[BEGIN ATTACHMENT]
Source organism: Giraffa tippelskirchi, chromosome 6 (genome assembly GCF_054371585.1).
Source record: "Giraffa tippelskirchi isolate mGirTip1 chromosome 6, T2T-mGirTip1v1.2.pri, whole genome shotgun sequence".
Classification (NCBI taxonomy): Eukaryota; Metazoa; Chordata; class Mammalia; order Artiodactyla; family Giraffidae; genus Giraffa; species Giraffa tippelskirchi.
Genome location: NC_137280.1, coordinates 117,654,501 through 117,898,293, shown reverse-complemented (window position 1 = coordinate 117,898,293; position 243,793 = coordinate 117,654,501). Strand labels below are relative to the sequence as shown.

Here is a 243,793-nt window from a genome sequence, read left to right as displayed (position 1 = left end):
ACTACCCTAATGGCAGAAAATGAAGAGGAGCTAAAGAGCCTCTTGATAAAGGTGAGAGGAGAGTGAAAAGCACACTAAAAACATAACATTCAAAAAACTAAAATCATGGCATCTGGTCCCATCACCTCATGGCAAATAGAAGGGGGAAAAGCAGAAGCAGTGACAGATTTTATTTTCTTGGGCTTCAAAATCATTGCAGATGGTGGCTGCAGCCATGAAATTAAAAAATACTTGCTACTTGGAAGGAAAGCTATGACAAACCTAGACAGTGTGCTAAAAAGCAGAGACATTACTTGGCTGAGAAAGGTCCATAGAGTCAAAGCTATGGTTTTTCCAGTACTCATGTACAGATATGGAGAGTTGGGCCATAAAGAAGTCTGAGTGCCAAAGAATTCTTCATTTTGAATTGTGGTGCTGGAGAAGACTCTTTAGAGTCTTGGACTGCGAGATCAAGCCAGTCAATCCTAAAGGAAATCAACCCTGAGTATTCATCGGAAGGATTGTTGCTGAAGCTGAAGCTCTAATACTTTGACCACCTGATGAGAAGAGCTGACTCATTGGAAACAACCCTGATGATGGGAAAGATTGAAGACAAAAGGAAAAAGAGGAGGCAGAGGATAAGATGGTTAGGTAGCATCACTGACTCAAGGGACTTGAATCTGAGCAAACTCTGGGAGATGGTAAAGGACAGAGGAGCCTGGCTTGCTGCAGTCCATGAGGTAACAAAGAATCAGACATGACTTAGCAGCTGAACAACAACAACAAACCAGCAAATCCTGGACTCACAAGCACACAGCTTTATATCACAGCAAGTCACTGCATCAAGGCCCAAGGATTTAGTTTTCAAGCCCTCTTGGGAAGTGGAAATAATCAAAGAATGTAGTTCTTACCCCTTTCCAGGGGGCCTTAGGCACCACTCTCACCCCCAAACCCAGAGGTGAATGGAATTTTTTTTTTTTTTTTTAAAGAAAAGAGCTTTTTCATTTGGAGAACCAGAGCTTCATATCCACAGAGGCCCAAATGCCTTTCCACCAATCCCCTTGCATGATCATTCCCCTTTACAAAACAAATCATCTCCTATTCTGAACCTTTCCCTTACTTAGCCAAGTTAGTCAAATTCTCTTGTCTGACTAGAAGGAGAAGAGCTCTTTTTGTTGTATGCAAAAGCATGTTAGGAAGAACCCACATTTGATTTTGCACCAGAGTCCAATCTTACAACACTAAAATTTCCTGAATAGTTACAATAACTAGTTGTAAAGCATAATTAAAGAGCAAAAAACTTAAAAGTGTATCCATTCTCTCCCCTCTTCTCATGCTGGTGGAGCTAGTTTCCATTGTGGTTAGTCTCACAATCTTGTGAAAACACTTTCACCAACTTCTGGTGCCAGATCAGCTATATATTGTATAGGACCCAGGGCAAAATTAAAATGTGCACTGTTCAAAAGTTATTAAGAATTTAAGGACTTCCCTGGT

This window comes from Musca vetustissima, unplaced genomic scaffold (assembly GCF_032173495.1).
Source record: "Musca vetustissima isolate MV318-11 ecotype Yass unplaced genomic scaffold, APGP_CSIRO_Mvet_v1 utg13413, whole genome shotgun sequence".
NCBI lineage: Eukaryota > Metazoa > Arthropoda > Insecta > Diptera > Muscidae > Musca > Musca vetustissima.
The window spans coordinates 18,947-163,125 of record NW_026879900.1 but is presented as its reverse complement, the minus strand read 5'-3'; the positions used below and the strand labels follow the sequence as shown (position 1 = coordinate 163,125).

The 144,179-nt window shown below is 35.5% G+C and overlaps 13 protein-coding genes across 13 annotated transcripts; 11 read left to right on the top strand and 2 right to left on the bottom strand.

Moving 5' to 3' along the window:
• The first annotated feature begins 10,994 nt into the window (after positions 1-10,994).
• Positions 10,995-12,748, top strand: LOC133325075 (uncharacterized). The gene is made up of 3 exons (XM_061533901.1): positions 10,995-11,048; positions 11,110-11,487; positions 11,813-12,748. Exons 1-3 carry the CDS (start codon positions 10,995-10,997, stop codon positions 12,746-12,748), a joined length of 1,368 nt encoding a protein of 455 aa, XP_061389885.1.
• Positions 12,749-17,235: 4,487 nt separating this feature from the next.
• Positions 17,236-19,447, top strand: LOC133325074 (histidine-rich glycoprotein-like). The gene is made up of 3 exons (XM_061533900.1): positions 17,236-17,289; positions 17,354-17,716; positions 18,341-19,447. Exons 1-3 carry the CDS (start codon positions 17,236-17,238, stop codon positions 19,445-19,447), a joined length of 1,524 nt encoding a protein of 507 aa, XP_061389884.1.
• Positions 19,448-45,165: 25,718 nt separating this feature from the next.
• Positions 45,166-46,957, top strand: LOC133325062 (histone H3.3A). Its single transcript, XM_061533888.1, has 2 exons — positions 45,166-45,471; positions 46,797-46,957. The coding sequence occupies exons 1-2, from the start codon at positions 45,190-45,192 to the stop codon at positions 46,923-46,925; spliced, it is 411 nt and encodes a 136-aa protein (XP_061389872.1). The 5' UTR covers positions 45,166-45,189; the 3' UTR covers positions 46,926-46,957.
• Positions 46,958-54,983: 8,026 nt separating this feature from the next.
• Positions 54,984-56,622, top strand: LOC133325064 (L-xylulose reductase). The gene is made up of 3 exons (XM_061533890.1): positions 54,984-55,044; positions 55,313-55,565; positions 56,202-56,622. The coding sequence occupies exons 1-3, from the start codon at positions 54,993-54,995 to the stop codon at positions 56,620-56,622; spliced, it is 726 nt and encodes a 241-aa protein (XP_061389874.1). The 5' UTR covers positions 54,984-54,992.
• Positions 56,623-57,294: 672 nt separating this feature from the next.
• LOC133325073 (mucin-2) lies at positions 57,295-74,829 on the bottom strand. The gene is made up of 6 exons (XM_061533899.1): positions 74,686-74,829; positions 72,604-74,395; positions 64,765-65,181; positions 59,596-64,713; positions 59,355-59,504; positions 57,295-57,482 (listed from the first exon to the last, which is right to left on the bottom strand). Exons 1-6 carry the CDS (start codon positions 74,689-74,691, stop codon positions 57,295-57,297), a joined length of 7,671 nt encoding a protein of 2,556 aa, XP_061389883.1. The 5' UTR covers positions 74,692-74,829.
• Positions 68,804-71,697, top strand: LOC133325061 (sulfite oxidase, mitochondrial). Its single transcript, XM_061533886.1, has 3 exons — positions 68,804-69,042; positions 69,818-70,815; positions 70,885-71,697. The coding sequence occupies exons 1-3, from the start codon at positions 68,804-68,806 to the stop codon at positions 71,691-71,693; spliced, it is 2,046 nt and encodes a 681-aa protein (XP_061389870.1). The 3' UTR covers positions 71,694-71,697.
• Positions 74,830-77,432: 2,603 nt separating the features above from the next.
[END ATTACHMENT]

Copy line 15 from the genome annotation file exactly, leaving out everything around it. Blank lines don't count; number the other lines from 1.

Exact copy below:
• Positions 12,749-17,235: 4,487 nt separating this feature from the next.